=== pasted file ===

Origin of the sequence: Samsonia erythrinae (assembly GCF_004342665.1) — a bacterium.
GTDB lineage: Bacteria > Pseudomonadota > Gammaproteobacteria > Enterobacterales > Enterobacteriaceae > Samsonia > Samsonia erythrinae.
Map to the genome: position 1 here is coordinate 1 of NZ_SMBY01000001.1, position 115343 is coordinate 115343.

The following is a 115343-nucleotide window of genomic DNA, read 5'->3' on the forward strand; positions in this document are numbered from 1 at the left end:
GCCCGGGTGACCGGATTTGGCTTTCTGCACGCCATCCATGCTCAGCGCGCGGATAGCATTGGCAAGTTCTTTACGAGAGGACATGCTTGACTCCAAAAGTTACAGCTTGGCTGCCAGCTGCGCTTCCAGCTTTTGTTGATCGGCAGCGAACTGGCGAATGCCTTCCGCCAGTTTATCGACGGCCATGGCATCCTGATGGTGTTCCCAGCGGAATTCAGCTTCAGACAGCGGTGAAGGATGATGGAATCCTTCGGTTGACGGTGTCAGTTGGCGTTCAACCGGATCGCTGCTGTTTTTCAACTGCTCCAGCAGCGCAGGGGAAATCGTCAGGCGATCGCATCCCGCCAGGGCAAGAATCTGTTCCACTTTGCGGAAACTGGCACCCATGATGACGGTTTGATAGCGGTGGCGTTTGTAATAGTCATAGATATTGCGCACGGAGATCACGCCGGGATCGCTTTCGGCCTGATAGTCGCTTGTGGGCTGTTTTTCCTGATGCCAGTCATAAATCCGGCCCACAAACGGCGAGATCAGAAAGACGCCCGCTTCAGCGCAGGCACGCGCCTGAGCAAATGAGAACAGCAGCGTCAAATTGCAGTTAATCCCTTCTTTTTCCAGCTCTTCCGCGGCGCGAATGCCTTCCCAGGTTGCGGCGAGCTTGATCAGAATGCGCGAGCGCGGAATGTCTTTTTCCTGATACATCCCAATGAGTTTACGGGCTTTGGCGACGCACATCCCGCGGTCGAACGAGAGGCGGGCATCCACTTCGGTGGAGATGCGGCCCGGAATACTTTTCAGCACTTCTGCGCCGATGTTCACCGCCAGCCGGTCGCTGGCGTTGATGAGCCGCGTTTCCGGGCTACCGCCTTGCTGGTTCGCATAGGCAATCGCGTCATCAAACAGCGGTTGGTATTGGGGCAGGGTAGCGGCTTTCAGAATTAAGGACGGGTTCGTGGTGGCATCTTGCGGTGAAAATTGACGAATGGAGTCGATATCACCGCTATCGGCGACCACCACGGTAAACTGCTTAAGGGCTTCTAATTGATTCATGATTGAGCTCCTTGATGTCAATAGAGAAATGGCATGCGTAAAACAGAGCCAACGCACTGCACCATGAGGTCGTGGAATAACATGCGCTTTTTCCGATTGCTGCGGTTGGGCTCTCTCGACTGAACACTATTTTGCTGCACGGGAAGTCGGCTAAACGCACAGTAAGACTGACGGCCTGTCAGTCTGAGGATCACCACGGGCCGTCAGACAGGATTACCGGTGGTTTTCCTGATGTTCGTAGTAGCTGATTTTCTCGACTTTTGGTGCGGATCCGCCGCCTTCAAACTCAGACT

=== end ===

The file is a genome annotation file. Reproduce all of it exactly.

Origin of the sequence: Samsonia erythrinae (assembly GCF_004342665.1) — a bacterium.
GTDB lineage: Bacteria > Pseudomonadota > Gammaproteobacteria > Enterobacterales > Enterobacteriaceae > Samsonia > Samsonia erythrinae.
Map to the genome: position 1 here is coordinate 1 of NZ_SMBY01000001.1, position 115343 is coordinate 115343.

The following is a 115343-nucleotide window of genomic DNA, read 5'->3' on the forward strand; positions in this document are numbered from 1 at the left end:
GCCCGGGTGACCGGATTTGGCTTTCTGCACGCCATCCATGCTCAGCGCGCGGATAGCATTGGCAAGTTCTTTACGAGAGGACATGCTTGACTCCAAAAGTTACAGCTTGGCTGCCAGCTGCGCTTCCAGCTTTTGTTGATCGGCAGCGAACTGGCGAATGCCTTCCGCCAGTTTATCGACGGCCATGGCATCCTGATGGTGTTCCCAGCGGAATTCAGCTTCAGACAGCGGTGAAGGATGATGGAATCCTTCGGTTGACGGTGTCAGTTGGCGTTCAACCGGATCGCTGCTGTTTTTCAACTGCTCCAGCAGCGCAGGGGAAATCGTCAGGCGATCGCATCCCGCCAGGGCAAGAATCTGTTCCACTTTGCGGAAACTGGCACCCATGATGACGGTTTGATAGCGGTGGCGTTTGTAATAGTCATAGATATTGCGCACGGAGATCACGCCGGGATCGCTTTCGGCCTGATAGTCGCTTGTGGGCTGTTTTTCCTGATGCCAGTCATAAATCCGGCCCACAAACGGCGAGATCAGAAAGACGCCCGCTTCAGCGCAGGCACGCGCCTGAGCAAATGAGAACAGCAGCGTCAAATTGCAGTTAATCCCTTCTTTTTCCAGCTCTTCCGCGGCGCGAATGCCTTCCCAGGTTGCGGCGAGCTTGATCAGAATGCGCGAGCGCGGAATGTCTTTTTCCTGATACATCCCAATGAGTTTACGGGCTTTGGCGACGCACATCCCGCGGTCGAACGAGAGGCGGGCATCCACTTCGGTGGAGATGCGGCCCGGAATACTTTTCAGCACTTCTGCGCCGATGTTCACCGCCAGCCGGTCGCTGGCGTTGATGAGCCGCGTTTCCGGGCTACCGCCTTGCTGGTTCGCATAGGCAATCGCGTCATCAAACAGCGGTTGGTATTGGGGCAGGGTAGCGGCTTTCAGAATTAAGGACGGGTTCGTGGTGGCATCTTGCGGTGAAAATTGACGAATGGAGTCGATATCACCGCTATCGGCGACCACCACGGTAAACTGCTTAAGGGCTTCTAATTGATTCATGATTGAGCTCCTTGATGTCAATAGAGAAATGGCATGCGTAAAACAGAGCCAACGCACTGCACCATGAGGTCGTGGAATAACATGCGCTTTTTCCGATTGCTGCGGTTGGGCTCTCTCGACTGAACACTATTTTGCTGCACGGGAAGTCGGCTAAACGCACAGTAAGACTGACGGCCTGTCAGTCTGAGGATCACCACGGGCCGTCAGACAGGATTACCGGTGGTTTTCCTGATGTTCGTAGTAGCTGATTTTCTCGACTTTTGGTGCGGATCCGCCGCCTTCAAACTCAGACT